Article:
Men, women, kombis… who knows what causes them to crack. But when a relationship goes to hell, there’s no knowing what’s going to happen next. I’d been with Xee for less than a week when the romantic bliss came to an earth-shattering end.

In the space of one hour, my side mirror fell off doors, the drivers windows refused to close, at red lights on hills she stalled, spat, spluttered, and died. I powered her back up. Without a mirror I was scared to change lanes, I missed turn offs, and every slight hill she got worse.

People around us stopped and stared.

“Come-on baby, don’t give up on us yet!” I pleaded. But this wasn’t your ordinary domestic fit.

Xee delivered me home and took her last breath.

That night and the following two weeks were filled with doctor visits and hospital stays – from NRMA dudes telling me she was only running on two cylinders through to tow truck drivers and finally a kombi-specialist who delivered the final blast of bad news: it was fatal.

“Try to fix the cylinders and you’ll open a Pandora’s Box of problems.” Steve the mechanic shook his head. “She needs a new motor. I’m sorry to say but you bought a lemon.”

As if stealing my heart and my dreams wasn’t enough.

So here I am. In love with a kombi that just doesn’t want to love me in return.

“The timing just isn’t right for us,” she whispers to me, shedding a tear.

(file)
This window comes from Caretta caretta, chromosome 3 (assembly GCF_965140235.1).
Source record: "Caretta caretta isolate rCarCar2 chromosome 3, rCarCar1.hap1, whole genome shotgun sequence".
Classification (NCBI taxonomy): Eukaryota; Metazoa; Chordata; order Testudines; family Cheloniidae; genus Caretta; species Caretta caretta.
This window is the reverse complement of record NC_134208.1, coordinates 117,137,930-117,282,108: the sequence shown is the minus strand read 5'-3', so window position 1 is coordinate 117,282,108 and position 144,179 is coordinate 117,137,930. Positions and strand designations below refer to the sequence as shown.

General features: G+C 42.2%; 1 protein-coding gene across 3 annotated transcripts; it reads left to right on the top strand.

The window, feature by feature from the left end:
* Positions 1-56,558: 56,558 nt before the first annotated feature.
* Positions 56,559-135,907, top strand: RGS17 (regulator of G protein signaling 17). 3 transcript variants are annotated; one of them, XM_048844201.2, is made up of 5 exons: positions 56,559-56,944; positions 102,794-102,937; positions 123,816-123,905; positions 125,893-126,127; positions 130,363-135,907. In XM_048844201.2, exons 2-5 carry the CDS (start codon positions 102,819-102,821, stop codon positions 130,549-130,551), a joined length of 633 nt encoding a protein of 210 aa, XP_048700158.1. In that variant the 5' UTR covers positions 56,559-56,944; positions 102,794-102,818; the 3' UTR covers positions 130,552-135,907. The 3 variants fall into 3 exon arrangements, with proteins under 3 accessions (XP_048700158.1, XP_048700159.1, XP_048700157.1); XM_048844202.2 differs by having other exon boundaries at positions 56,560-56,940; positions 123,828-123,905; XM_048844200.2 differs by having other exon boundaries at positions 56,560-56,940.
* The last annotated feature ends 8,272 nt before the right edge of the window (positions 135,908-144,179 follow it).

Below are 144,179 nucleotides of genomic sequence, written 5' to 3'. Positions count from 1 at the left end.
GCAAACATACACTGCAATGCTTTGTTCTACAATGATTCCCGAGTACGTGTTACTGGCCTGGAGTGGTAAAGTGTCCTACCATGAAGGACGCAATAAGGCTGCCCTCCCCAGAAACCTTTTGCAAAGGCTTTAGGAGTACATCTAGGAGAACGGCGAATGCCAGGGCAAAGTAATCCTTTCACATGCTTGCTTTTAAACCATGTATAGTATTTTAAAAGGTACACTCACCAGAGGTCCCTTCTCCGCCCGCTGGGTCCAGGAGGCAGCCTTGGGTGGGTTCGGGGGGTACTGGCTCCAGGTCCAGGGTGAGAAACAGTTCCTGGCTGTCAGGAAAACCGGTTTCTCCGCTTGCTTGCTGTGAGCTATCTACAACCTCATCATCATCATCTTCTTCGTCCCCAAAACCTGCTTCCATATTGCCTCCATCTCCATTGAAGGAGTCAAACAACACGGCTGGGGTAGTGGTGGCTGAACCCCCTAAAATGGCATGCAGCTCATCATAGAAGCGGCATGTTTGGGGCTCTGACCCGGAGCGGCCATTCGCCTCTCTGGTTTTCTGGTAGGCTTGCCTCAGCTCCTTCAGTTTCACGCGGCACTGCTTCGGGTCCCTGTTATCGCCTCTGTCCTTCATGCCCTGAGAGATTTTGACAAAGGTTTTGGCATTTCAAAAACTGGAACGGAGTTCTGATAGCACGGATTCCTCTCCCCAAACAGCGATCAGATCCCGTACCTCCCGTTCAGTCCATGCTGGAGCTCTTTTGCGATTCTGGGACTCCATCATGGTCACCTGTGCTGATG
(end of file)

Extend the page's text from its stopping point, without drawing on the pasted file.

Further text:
I could spend another $5k on her to get her back on the road, but that’s scraping the bottom of the barrel, using up money I need for trips to conferences and universities in Europe and the US later this year. Part of me wants to stay in Australia, but I know that’s not my path. And so, sad as it is to say, I know it’s time to part ways.

Some relationships last a long time, and some only a short time, but all relationships must eventually come to an end. The trick is to know when to say yes and give it your all, and when understand it’s best for both parties to let go.

Xee needs someone who can invest the time and money that will get her back to health. She needs to be in a relationship with someone who can give her the love she deserves.


Is there something that can be learned from this story, about loving without attachment?

Might this apply to love for a friend, boy/girlfriend, and even for material things like houses and kombis?

Is it possible to love without selfish motive? To love another in a way that puts whatever is best for the other before one’s own desire to be with them?

As I look back over our beautiful week together I know I will always remember the life and times I shared with Kombi Xee.

These moments of the past that will remain present, just a thought away, for the rest of my life.

The best human relationships are like that too. Relationships where moments of the past were lived so fully present that simply the thought of it brings the moments back to life. No matter how long or short a relationship, the best one’s live on forever: continuing to inspire, energise and make you smile.

The last month – the one week of highs and three weeks of lows that followed – are a reminder of life’s roller coaster. It might be exciting at times, scary at other times, and a little dull as you wait in line to do it again. But you can’t have one without the other. The lows are what makes the highs so great. The closeness of death makes life so exhilarating.

Kombi Xee has reminded me of the important things in my life: she reminded me to slow down, to allow time to reflect, to value experiences over money and things (even kombis), to be able to shrug my shoulders when frustrations occur, to have faith in the universe, and that if you follow it’s “signs” guiding you intuitively toward your “optimal trajectory”, the universe will take care of the rest.